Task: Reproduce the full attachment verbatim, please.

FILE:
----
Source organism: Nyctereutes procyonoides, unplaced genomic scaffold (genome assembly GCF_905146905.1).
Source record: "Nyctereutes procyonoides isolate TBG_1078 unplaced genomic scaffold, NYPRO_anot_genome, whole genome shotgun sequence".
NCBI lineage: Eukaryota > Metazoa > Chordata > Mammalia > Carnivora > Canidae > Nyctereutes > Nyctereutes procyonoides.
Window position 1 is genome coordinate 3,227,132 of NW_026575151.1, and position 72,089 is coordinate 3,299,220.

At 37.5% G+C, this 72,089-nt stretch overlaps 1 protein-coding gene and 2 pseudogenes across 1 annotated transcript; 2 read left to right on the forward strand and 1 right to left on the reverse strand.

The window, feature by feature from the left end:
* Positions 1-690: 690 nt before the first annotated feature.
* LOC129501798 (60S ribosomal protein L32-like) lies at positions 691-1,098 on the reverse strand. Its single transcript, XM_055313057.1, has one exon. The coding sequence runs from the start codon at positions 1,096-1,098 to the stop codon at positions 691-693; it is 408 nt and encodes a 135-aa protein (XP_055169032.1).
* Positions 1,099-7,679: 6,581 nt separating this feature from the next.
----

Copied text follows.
Source organism: Nyctereutes procyonoides, unplaced genomic scaffold (genome assembly GCF_905146905.1).
Source record: "Nyctereutes procyonoides isolate TBG_1078 unplaced genomic scaffold, NYPRO_anot_genome, whole genome shotgun sequence".
NCBI lineage: Eukaryota > Metazoa > Chordata > Mammalia > Carnivora > Canidae > Nyctereutes > Nyctereutes procyonoides.
Window position 1 is genome coordinate 3,227,132 of NW_026575151.1, and position 72,089 is coordinate 3,299,220.

At 37.5% G+C, this 72,089-nt stretch overlaps 1 protein-coding gene and 2 pseudogenes across 1 annotated transcript; 2 read left to right on the forward strand and 1 right to left on the reverse strand.

The window, feature by feature from the left end:
* Positions 1-690: 690 nt before the first annotated feature.
* LOC129501798 (60S ribosomal protein L32-like) lies at positions 691-1,098 on the reverse strand. Its single transcript, XM_055313057.1, has one exon. The coding sequence runs from the start codon at positions 1,096-1,098 to the stop codon at positions 691-693; it is 408 nt and encodes a 135-aa protein (XP_055169032.1).
* Positions 1,099-7,679: 6,581 nt separating this feature from the next.